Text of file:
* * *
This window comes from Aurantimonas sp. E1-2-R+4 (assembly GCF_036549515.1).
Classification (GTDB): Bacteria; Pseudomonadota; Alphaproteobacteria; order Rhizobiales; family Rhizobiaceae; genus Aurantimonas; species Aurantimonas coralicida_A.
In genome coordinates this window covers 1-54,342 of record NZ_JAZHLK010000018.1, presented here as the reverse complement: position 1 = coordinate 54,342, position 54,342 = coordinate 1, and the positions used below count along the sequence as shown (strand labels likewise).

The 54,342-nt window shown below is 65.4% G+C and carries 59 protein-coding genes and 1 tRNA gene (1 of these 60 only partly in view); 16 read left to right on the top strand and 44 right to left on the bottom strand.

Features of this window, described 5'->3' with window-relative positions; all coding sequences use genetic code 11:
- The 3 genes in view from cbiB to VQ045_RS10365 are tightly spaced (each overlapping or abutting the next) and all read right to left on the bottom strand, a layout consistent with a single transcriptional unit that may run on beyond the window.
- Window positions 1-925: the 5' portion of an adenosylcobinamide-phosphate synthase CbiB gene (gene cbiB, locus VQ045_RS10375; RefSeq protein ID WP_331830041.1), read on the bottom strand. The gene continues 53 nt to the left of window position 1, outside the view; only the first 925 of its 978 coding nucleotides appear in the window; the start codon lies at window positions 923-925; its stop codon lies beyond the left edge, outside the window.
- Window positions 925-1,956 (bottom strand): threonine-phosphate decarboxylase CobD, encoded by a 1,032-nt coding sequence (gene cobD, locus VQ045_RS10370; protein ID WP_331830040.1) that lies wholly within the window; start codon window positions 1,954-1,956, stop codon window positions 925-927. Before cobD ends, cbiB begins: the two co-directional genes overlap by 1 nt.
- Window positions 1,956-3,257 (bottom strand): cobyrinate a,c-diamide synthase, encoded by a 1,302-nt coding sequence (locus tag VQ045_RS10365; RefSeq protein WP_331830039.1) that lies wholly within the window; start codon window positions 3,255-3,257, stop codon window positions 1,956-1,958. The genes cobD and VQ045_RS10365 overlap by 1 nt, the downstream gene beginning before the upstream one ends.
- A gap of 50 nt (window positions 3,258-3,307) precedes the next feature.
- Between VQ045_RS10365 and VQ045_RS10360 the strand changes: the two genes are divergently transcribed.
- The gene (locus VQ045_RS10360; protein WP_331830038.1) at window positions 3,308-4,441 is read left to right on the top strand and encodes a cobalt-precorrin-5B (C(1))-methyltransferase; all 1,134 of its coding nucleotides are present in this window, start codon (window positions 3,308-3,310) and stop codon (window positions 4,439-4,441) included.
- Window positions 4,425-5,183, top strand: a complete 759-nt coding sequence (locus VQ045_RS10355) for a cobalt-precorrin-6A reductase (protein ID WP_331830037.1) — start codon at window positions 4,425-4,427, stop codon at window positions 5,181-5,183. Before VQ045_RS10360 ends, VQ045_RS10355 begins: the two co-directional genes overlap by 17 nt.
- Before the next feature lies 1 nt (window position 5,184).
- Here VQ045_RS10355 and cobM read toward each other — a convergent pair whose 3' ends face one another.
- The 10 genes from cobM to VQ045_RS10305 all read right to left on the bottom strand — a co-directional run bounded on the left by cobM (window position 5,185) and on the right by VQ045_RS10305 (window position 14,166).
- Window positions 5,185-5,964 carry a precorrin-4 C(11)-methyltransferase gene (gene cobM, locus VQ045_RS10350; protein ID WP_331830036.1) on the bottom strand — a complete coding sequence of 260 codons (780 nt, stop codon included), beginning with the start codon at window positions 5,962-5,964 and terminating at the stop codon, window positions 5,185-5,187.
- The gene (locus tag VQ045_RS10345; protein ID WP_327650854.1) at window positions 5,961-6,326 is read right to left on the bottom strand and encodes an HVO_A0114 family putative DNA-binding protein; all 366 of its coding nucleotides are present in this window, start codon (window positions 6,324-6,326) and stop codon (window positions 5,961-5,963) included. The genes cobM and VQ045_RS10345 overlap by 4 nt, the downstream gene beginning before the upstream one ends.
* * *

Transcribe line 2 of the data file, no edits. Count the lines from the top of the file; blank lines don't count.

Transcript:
Classification (GTDB): Bacteria; Pseudomonadota; Alphaproteobacteria; order Rhizobiales; family Rhizobiaceae; genus Aurantimonas; species Aurantimonas coralicida_A.